Andrew Negus, a first-year involved with the Catholic Center, arrived at his first-ever small group meeting excited for doughnuts.
His small group leader placed a box on the table. When he opened them, Negus was met with a not so sweet surprise — the whole box was filled with ants.
But Duke’s ants aren’t just abundant around baked goods. As first-year Ishanvi Malayanil puts it, “it’s a swarm of ants everywhere.”
It’s common to see seasonal fluctuations of populations of insects on campus due to weather or migration, according to Bernard Smith, housing and residence life director of facilities operations.
Smith shared that requests for pest management are processed once or twice a week through the Ecolab Integrated Pest Management book. Smith did not respond to a question regarding the number of maintenance requests regarding ants.
In response to these requests, Smith said that Ecolab services “use a combination of techniques, such as baiting and spraying, always following the integrative pest management procedure.”
He suggests students begin putting food away in proper containers, using a refrigerator and cleaning up food debris in common spaces and in their rooms. He does not recommend students handle toxin sprays or pesticides in residence halls.
First-year Vittoria Corvelli said that she’s seen a lot of ants in her room. Ayush Sheth, Corvelli’s friend, noted that ants are on desk tables, the ground and near windows.
However, both Sheth and Corvelli claim that the room is very clean, with Corvelli and her roommate keeping their snacks tightly sealed and vacuuming their floor regularly.
Another first-year, Hakeem Shitta-Bey, first noticed ants in the sink bowl of his second-floor bathroom in the Alspaugh dorm. At first, he was surprised to see them because he had not noticed any on the first floor, but he attributes this to the fact that the window in his bathroom is always open.
However, Shitta-Bey and Smith both believe that the facilities staff removes trash frequently enough, which is about once a day in Shitta-Bey's dorm. According to both, waste is removed once to twice a day inside Duke’s residence halls, restrooms and other public areas.
But even the most careful handling of food and waste might not keep ants away.
“Ants smell. They can find food really, really well,” according to Professor in Biology Ke Dong, a neurotoxicologist.
Even biologists experience them: Dong noticed the ant problem on campus when she dealt with a handful of them crawling into her office drawers. She quickly identified the source as a box of cookies sitting inside her cabinet.
Dong studies the effects of different toxins that include insecticides and repellents on the ion channel receptors of insects, specifically focusing on mosquitoes. She provided some insight on how Duke can use pesticide science to help control the ants.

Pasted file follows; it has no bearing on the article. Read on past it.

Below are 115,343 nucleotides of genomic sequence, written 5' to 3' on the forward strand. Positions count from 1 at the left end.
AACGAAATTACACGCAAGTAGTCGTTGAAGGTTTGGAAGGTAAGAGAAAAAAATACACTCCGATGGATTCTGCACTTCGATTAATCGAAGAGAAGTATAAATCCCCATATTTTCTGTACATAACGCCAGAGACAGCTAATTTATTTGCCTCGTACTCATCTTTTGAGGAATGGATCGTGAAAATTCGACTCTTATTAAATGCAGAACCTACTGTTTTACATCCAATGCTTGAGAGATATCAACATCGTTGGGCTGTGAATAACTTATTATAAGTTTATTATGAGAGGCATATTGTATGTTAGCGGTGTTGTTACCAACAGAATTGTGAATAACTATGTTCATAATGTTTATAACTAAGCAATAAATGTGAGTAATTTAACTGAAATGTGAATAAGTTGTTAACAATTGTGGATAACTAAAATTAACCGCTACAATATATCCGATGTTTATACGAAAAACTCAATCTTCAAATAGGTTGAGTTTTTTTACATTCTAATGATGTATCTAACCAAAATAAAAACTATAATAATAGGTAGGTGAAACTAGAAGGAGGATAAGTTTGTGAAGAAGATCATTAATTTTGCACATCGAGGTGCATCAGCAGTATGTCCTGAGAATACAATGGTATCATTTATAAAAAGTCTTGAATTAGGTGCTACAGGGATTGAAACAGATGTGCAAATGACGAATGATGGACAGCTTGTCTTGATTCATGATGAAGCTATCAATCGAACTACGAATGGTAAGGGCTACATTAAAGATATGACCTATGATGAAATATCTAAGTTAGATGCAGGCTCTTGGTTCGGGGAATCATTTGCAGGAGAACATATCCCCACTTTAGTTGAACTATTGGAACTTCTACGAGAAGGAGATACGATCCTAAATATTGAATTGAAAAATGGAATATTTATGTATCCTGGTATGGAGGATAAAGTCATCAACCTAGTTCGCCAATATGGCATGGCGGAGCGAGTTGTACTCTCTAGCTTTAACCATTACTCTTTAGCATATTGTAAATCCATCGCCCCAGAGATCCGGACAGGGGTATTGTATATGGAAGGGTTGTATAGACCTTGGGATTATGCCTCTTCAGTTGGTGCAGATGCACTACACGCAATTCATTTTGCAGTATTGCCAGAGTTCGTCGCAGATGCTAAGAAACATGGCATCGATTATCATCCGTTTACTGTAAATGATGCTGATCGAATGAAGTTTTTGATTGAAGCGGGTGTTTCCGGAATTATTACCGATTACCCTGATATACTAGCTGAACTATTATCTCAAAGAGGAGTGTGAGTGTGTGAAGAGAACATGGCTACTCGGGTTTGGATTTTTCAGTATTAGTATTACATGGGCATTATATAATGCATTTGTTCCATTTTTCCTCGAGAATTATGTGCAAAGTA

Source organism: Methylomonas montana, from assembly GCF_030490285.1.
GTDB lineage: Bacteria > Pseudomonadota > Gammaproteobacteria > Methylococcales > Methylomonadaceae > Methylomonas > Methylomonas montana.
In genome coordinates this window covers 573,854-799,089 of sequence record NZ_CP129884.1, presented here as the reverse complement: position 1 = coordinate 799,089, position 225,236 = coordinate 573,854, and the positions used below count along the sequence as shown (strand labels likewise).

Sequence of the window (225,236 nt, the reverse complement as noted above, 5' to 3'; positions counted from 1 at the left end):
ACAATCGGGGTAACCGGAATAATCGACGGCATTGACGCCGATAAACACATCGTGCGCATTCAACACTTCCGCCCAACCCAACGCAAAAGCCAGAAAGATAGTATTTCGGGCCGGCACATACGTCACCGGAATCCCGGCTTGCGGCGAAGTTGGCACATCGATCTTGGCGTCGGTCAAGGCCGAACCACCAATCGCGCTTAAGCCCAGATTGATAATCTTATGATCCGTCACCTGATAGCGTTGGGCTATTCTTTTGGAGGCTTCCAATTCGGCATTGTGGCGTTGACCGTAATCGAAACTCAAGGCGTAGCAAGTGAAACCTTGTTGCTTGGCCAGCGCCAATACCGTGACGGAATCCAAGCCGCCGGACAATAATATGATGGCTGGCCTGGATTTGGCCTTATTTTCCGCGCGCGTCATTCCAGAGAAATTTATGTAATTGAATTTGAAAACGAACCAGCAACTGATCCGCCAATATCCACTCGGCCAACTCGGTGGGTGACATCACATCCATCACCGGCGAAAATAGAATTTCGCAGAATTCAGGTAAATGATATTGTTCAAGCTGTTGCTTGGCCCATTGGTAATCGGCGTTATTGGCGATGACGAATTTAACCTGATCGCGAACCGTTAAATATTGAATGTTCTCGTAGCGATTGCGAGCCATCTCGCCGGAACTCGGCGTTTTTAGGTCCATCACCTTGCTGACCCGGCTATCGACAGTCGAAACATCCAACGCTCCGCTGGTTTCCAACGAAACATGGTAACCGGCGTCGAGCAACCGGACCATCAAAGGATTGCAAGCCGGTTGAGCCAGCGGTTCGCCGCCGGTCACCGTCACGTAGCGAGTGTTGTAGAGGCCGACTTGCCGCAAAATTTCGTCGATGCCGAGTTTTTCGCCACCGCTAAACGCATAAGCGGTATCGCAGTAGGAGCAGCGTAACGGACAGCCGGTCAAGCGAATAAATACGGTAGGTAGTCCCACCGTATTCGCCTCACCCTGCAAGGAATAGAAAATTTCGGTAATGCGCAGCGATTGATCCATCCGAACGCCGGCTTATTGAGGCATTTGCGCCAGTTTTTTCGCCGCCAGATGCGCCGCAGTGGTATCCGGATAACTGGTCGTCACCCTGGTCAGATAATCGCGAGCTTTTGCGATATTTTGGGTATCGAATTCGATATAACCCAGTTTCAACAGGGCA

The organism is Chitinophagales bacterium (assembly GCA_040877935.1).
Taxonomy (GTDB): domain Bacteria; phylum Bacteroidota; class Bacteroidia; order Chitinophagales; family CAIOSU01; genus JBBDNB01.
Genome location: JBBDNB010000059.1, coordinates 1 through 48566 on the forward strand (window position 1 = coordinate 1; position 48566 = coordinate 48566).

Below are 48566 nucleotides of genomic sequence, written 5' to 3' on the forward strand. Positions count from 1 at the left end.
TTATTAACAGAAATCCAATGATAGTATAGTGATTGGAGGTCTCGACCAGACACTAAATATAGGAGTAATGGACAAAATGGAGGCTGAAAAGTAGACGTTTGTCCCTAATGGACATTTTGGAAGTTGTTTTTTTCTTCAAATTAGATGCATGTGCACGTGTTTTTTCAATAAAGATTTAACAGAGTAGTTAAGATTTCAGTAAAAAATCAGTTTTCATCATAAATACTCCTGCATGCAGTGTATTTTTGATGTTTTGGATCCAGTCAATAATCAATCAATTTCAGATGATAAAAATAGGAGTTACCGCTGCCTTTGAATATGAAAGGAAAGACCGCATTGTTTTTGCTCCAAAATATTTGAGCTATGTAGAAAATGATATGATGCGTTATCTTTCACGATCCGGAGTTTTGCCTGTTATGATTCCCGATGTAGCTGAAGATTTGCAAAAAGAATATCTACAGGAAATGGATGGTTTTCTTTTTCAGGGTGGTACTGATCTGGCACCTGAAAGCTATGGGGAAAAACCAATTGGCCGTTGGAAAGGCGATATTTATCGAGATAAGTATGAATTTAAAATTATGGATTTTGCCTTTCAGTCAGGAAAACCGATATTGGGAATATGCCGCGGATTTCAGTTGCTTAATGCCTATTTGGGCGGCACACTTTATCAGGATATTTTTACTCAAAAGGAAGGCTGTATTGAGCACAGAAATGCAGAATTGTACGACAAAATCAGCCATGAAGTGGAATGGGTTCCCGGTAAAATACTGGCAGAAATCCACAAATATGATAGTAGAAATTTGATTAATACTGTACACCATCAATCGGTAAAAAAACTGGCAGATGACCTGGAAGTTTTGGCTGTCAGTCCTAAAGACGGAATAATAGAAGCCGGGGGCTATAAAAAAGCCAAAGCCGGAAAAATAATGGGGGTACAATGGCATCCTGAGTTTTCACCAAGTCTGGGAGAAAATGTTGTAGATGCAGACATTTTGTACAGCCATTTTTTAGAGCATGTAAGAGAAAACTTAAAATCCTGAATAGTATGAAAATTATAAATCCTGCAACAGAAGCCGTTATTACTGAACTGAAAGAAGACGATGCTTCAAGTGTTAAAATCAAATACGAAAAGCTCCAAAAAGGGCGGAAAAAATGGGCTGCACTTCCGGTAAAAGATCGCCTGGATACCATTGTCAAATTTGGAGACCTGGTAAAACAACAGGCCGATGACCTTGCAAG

While Dong understands that many may be annoyed by the presence of these little creatures indoors, she noted that toxins against insects should be used sparingly. Even though the chemicals that most insecticides and repellents use are safer for human exposure than they used to be decades ago due to increased government regulations, their long-term effects on the ecosystem could still be detrimental.
“The bottom line [is that] I think insecticides are needed, but you just have to use them wisely,” Dong said.
The issues with the overuse of toxins that aim to eliminate insects are two-fold, according to Dong.
One component is that when chemicals from insecticides are led into waterways and further into the environment, they can affect insects in areas beyond where they were intended to affect, per Dong.
The second component is that when insecticides are used on a large scale, there is a chance that a genetic mutation will exist and allow the insect to survive, according to Dong. When the insect with a mutation exists and reproduces, it can pass that gene on, leading to the development of a population that is immune to the repellent chemical. This effect renders the insecticides useless and encourages people to use stronger toxins.
Dong also differentiates between “insects” and “pests.” If an insect is causing harm, like a mosquito spreading viruses or a fire ant biting someone, it can be considered a pest and should be eliminated from spaces where humans actively inhabit. If not, then it is best to leave it alone or try to remove it in a gentle manner.
But Dong has ideas on how to combat this phenomenon — alternating insecticide use.
“If insecticide resistance takes over the entire pest population, we have a big problem,” she wrote in an email.
Based on Dong’s definition, pavement ants that are found around campus are not actually pests. They’re simply insects; slightly unsettling, but not actively harmful.
So for now, ants and Blue Devils may just have to coexist.
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Olivia Kim is a Trinity first-year and a staff reporter of The Chronicle's 118th volume.
Sophie Levenson is a Trinity first-year and sports features editor of The Chronicle's 119th volume.